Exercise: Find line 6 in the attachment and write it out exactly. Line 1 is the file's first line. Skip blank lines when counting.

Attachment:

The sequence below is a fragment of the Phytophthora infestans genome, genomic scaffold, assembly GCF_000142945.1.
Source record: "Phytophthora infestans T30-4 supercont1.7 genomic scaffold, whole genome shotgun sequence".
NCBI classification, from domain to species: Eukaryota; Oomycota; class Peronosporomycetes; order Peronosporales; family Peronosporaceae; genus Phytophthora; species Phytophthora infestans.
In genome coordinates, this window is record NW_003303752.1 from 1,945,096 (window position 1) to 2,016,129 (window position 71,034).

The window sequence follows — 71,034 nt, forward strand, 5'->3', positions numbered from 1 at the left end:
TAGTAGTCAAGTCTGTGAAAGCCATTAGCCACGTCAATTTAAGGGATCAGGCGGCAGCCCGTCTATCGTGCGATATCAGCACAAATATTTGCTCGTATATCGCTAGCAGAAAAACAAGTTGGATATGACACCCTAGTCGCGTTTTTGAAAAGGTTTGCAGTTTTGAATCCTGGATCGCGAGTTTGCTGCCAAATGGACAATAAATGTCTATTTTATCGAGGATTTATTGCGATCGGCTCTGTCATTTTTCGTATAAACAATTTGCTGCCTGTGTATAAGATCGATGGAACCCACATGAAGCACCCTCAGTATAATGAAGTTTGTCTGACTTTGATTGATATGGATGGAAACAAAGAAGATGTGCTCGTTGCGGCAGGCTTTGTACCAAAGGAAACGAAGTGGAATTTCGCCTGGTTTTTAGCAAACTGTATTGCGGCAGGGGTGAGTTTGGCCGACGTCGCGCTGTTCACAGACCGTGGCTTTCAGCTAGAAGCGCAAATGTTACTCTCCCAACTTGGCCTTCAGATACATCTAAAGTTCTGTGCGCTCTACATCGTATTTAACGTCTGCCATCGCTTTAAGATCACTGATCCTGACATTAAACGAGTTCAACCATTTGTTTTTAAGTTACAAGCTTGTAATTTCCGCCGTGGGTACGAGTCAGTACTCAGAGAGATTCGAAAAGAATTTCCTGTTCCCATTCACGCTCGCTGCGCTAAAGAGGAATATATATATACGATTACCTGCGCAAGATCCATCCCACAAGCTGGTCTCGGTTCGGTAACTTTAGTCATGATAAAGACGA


TAGTAGTCAAGTCTGTGAAAGCCATTAGCCACGTCAATTTAAGGGATCAGGCGGCAGCCCGTCTATCGTGCGATATCAGCACAAATATTTGCTCGTATATCGCTAGCAGAAAAACAAGTTGGATATGACACCCTAGTCGCGTTTTTGAAAAGGTTTGCAGTTTTGAATCCTGGATCGCGAGTTTGCTGCCAAATGGACAATAAATGTCTATTTTATCGAGGATTTATTGCGATCGGCTCTGTCATTTTTCGTATAAACAATTTGCTGCCTGTGTATAAGATCGATGGAACCCACATGAAGCACCCTCAGTATAATGAAGTTTGTCTGACTTTGATTGATATGGATGGAAACAAAGAAGATGTGCTCGTTGCGGCAGGCTTTGTACCAAAGGAAACGAAGTGGAATTTCGCCTGGTTTTTAGCAAACTGTATTGCGGCAGGGGTGAGTTTGGCCGACGTCGCGCTGTTCACAGACCGTGGCTTTCAGCTAGAAGCGCAAATGTTACTCTCCCAACTTGGCCTTCAGATACATCTAAAGTTCTGTGCGCTCTACATCGTATTTAACGTCTGCCATCGCTTTAAGATCACTGATCCTGACATTAAACGAGTTCAACCATTTGTTTTTAAGTTACAAGCTTGTAATTTCCGCCGTGGGTACGAGTCAGTACTCAGAGAGATTCGAAAAGAATTTCCTGTTCCCATTCACGCTCGCTGCGCTAAAGAGGAATATATATATACGATTACCTGCGCAAGATCCATCCCACAAGCTGGTCTCGGTTCGGTAACTTTAGTCATGATAAAGACGA